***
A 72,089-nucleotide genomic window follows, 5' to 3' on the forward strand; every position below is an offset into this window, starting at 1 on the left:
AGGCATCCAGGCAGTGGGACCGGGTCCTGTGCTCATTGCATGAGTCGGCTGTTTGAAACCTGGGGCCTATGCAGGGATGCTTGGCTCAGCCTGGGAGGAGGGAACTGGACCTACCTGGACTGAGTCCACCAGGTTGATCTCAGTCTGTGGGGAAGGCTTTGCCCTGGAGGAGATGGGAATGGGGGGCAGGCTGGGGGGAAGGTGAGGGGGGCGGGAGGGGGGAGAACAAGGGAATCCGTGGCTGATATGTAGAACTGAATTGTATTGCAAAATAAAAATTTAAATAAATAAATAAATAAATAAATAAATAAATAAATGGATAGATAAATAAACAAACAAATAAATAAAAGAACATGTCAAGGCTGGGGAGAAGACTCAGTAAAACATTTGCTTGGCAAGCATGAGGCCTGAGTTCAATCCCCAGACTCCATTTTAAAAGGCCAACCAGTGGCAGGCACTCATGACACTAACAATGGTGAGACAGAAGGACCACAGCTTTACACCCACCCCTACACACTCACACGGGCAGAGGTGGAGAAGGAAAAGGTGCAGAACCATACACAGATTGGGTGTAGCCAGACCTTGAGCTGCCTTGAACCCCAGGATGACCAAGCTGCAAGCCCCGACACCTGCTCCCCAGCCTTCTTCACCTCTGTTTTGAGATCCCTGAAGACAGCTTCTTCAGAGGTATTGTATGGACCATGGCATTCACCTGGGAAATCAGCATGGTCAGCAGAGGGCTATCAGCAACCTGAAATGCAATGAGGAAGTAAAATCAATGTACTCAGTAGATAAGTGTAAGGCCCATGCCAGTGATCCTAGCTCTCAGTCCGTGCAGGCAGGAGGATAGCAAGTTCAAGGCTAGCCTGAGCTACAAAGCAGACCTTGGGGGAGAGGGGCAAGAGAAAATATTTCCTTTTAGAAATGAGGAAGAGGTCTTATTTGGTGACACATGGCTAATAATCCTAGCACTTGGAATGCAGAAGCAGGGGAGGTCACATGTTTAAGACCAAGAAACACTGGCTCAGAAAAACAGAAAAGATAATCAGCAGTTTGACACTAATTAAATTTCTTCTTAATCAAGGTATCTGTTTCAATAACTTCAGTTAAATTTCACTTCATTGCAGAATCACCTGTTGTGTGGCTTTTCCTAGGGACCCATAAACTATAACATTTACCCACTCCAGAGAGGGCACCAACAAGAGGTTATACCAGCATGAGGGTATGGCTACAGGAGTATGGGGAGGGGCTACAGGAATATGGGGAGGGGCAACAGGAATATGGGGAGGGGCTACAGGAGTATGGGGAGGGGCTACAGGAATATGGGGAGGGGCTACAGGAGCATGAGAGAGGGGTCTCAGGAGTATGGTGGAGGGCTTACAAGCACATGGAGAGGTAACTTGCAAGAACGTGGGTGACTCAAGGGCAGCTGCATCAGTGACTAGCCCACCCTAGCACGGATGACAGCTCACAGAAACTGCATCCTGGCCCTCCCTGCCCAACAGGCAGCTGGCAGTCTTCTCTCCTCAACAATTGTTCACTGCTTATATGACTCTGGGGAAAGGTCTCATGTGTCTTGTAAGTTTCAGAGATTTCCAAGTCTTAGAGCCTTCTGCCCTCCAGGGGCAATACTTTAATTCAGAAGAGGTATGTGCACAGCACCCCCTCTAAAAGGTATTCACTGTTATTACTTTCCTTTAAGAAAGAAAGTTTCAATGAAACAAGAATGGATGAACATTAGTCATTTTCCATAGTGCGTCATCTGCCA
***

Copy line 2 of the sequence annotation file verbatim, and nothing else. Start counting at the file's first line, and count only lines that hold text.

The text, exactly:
AGGCATCCAGGCAGTGGGACCGGGTCCTGTGCTCATTGCATGAGTCGGCTGTTTGAAACCTGGGGCCTATGCAGGGATGCTTGGCTCAGCCTGGGAGGAGGGAACTGGACCTACCTGGACTGAGTCCACCAGGTTGATCTCAGTCTGTGGGGAAGGCTTTGCCCTGGAGGAGATGGGAATGGGGGGCAGGCTGGGGGGAAGGTGAGGGGGGCGGGAGGGGGGAGAACAAGGGAATCCGTGGCTGATATGTAGAACTGAATTGTATTGCAAAATAAAAATTTAAATAAATAAATAAATAAATAAATAAATAAATAAATGGATAGATAAATAAACAAACAAATAAATAAAAGAACATGTCAAGGCTGGGGAGAAGACTCAGTAAAACATTTGCTTGGCAAGCATGAGGCCTGAGTTCAATCCCCAGACTCCATTTTAAAAGGCCAACCAGTGGCAGGCACTCATGACACTAACAATGGTGAGACAGAAGGACCACAGCTTTACACCCACCCCTACACACTCACACGGGCAGAGGTGGAGAAGGAAAAGGTGCAGAACCATACACAGATTGGGTGTAGCCAGACCTTGAGCTGCCTTGAACCCCAGGATGACCAAGCTGCAAGCCCCGACACCTGCTCCCCAGCCTTCTTCACCTCTGTTTTGAGATCCCTGAAGACAGCTTCTTCAGAGGTATTGTATGGACCATGGCATTCACCTGGGAAATCAGCATGGTCAGCAGAGGGCTATCAGCAACCTGAAATGCAATGAGGAAGTAAAATCAATGTACTCAGTAGATAAGTGTAAGGCCCATGCCAGTGATCCTAGCTCTCAGTCCGTGCAGGCAGGAGGATAGCAAGTTCAAGGCTAGCCTGAGCTACAAAGCAGACCTTGGGGGAGAGGGGCAAGAGAAAATATTTCCTTTTAGAAATGAGGAAGAGGTCTTATTTGGTGACACATGGCTAATAATCCTAGCACTTGGAATGCAGAAGCAGGGGAGGTCACATGTTTAAGACCAAGAAACACTGGCTCAGAAAAACAGAAAAGATAATCAGCAGTTTGACACTAATTAAATTTCTTCTTAATCAAGGTATCTGTTTCAATAACTTCAGTTAAATTTCACTTCATTGCAGAATCACCTGTTGTGTGGCTTTTCCTAGGGACCCATAAACTATAACATTTACCCACTCCAGAGAGGGCACCAACAAGAGGTTATACCAGCATGAGGGTATGGCTACAGGAGTATGGGGAGGGGCTACAGGAATATGGGGAGGGGCAACAGGAATATGGGGAGGGGCTACAGGAGTATGGGGAGGGGCTACAGGAATATGGGGAGGGGCTACAGGAGCATGAGAGAGGGGTCTCAGGAGTATGGTGGAGGGCTTACAAGCACATGGAGAGGTAACTTGCAAGAACGTGGGTGACTCAAGGGCAGCTGCATCAGTGACTAGCCCACCCTAGCACGGATGACAGCTCACAGAAACTGCATCCTGGCCCTCCCTGCCCAACAGGCAGCTGGCAGTCTTCTCTCCTCAACAATTGTTCACTGCTTATATGACTCTGGGGAAAGGTCTCATGTGTCTTGTAAGTTTCAGAGATTTCCAAGTCTTAGAGCCTTCTGCCCTCCAGGGGCAATACTTTAATTCAGAAGAGGTATGTGCACAGCACCCCCTCTAAAAGGTATTCACTGTTATTACTTTCCTTTAAGAAAGAAAGTTTCAATGAAACAAGAATGGATGAACATTAGTCATTTTCCATAGTGCGTCATCTGCCA